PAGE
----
Ti­cats fac­ing old friends

SPORTS TI­CATS GAMEDAY

The Hamilton Spectator - - FRONT PAGE - DREW ED­WARDS

REGINA — The trib­ute is tucked into a dis­creet cor­ner of Tim Hor­tons Field, a montage of goofy pho­tos from his col­lege days, his nine sea­sons in Hamil­ton, his many com­mu­nity ap­pear­ances.

He may be a Saskatchewan Roughrider now, but Peter Dyakowski is still a sub­tle pres­ence with the Hamil­ton Tiger-Cats.

“I think he’s the ul­ti­mate locker-room guy: He’s never too se­ri­ous, keeps ev­ery­body loose and he’s interesting to have around,” says quar­ter­back Zach Col­laros. “He was a good team­mate.”

The 33-year-old of­fen­sive line­man was re­leased this win­ter af­ter his reign as the long­est-tenured Ti­cat came to a sudden and in­glo­ri­ous end. With younger, more af­ford­able play­ers in de­vel­op­ment, the Kent Austin regime de­cided Dyakowski was ex­pend­able, the lat­est in string of long­time Ti­cats — Mar­wan Hage, Ja­mall John­son, Bakari Grant, Dave Stala — to be shown the door or al­lowed to de­part with lit­tle fan­fare.

Dyakowski quickly caught on with the archri­val Toronto Arg­onauts, sign­ing with them just hours af­ter his re­lease from Hamil­ton. Then, as train­ing camps were set to open, he was dealt to the Roughrid­ers.

On Satur­day, his old team will face his new one when the Ti­cats travel to Regina to play the Rid­ers in the sec­ond reg­u­lar sea­son game at new Mo­saic sta­dium. Dyakowski will make his third straight start at right guard, af­ter years on the left in Hamil­ton.

“It’s the first time I’ve played right guard since 2007, but I have a good trick,” he says, rais­ing one hand and then the other. “This is right, this is left.”

He ad­mits it’s been a tran­si­tion for his wife and young daugh­ter join­ing him in Regina while rel­a­tives look af­ter his Hamil­ton home. His role on the team is dif­fer­ent, too.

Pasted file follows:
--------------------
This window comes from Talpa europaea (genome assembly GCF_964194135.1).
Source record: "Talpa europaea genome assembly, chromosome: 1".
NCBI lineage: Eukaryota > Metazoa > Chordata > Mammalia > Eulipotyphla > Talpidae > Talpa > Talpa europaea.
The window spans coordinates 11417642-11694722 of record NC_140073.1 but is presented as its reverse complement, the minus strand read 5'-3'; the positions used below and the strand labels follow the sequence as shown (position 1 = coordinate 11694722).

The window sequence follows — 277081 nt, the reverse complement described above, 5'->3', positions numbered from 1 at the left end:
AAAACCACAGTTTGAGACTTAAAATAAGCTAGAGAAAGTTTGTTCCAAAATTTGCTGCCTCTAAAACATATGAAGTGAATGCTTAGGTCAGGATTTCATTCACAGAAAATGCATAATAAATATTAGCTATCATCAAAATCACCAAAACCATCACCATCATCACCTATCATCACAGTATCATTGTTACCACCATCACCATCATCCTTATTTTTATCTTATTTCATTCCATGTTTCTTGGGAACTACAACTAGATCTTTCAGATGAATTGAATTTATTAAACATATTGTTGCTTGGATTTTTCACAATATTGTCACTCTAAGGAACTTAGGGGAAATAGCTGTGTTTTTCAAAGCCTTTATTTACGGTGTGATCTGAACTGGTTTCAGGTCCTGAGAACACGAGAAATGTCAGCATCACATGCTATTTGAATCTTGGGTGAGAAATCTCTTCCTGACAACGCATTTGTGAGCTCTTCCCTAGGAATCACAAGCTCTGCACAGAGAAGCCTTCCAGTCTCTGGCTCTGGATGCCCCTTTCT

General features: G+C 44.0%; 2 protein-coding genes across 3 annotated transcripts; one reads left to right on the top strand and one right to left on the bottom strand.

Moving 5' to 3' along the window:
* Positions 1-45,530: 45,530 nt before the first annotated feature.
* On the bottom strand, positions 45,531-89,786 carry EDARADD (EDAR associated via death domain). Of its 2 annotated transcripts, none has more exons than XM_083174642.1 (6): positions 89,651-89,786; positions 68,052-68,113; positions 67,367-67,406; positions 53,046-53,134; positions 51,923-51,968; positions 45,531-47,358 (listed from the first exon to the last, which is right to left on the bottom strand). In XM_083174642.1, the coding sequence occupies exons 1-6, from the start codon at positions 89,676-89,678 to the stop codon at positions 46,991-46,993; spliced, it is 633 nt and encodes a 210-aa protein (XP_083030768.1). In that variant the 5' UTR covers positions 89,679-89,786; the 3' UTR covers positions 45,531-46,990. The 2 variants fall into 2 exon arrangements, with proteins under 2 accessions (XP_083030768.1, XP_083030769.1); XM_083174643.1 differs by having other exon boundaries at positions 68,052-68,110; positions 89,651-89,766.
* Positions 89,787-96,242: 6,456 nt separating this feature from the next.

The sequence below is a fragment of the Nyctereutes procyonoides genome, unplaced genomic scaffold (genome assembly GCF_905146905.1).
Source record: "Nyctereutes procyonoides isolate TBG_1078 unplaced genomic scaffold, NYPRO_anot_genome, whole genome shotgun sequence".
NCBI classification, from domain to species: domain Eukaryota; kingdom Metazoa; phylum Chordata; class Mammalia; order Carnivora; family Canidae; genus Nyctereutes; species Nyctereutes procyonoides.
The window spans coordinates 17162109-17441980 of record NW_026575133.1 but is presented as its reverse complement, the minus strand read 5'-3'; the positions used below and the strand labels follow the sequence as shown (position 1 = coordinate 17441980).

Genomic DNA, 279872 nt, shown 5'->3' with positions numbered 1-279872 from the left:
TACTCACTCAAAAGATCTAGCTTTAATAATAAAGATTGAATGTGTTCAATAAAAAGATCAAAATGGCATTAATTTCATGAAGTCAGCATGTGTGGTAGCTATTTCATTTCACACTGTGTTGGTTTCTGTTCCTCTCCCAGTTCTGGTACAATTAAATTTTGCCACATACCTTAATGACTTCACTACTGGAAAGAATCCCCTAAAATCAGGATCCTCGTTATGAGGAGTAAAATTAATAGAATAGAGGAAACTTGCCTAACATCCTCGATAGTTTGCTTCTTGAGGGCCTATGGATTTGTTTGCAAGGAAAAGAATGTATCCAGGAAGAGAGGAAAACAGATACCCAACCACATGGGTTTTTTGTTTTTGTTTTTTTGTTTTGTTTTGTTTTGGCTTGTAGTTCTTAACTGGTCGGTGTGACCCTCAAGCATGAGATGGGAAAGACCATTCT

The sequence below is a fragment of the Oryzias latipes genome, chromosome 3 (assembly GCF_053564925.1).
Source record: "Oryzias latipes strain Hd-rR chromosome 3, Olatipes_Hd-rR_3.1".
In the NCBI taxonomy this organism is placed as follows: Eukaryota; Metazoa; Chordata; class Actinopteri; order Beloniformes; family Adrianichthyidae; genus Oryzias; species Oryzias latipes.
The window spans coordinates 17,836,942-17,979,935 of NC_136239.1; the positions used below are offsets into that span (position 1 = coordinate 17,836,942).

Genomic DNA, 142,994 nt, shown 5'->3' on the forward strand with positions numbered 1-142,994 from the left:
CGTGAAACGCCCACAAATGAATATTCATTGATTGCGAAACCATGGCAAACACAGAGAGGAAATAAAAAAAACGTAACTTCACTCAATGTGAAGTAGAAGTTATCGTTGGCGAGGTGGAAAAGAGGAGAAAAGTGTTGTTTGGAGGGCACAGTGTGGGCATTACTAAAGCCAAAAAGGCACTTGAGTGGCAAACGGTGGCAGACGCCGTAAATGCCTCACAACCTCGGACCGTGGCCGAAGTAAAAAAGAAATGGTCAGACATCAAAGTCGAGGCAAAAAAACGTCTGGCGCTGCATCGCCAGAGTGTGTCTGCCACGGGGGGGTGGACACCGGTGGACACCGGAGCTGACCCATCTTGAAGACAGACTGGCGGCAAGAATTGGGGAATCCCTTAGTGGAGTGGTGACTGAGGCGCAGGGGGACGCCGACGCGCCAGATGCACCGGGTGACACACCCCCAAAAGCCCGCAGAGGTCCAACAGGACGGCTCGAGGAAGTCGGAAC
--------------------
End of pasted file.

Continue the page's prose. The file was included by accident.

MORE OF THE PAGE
“I’m step­ping into a new or­ga­ni­za­tion where there are al­ready a num­ber of guys who are es­tab­lished.

“But ev­ery­one had wel­comed me and they ap­pre­ci­ate a guy with ex­pe­ri­ence,” he said. “They ac­cu­mu­lated wisdom trans­fers over, some­times. They’ve en­joyed the ran­dom tid­bits.”

Ah yes, the tid­bits. Dyakowski was known in Hamil­ton as much for a big brain and es­o­teric sense of hu­mour, as he was his foot­ball acu­men. He was crowned Canada’s Smartest Per­son af­ter win­ning a CBC Tele­vi­sion show in 2012 and ap­peared on the game show Jeop­ardy! two years later.

Col­laros tells a quin­tes­sen­tial Dyakowski story.

“We had a se­ries of plays and the kill word was ‘Lin­coln.’ So I’d be shout­ing ‘Lin­coln, Lin­coln’ to get guys or­ga­nized,” Col­laros said. “One time, Pete turns around and says ‘Try the Arch­duke Franz Fer­di­nand for the call.’ I think three peo­ple got the joke, but I couldn’t stop laugh­ing.”

Nei­ther team is tak­ing a par­tic­u­larly light­hearted ap­proach to this game, how­ever. The Ti­cats are com­ing off a bye week, af­ter get­ting shel­lacked by the Arg­onauts in their sea­son opener, while the Rid­ers are 0-2 and have had an­other tu­mul­tuous week.

Dyakowski said he’s look­ing for­ward to play­ing against his old team­mates and was care­ful to steer clear of con­tro­versy when asked about his re­lease from Hamil­ton. He is, af­ter all, far too smart for that.

“I’m very happy where I am. It’s go­ing great so far, I couldn’t ask for a bet­ter place to be,” he said. “Why com­plain? You can’t go through life sec­ond-guess­ing things.”

The na­ture of his de­par­ture — and his im­me­di­ate sign­ing with the Ar­gos — pre­vented Dyakowski from be­ing cel­e­brated for his con­tri­bu­tions to the team, both on the field and off. Hope­fully, that will change in time.

At the bot­tom of the Dyakowski trib­ute there’s a quo­ta­tion from the man, a fa­mil­iar re­frain from his time with the club: “It’s al­ways a great day to be a Ti­cat.” He won’t be one on Sun­day; but he will be one for­ever.

DREW ED­WARDS, THE HAMIL­TON SPEC­TA­TOR

For­mer Ti­cats Bakari Grant, left, and Peter Dyakowski are in Regina, where a new $278-mil­lion sta­dium was just opened on time and on bud­get.

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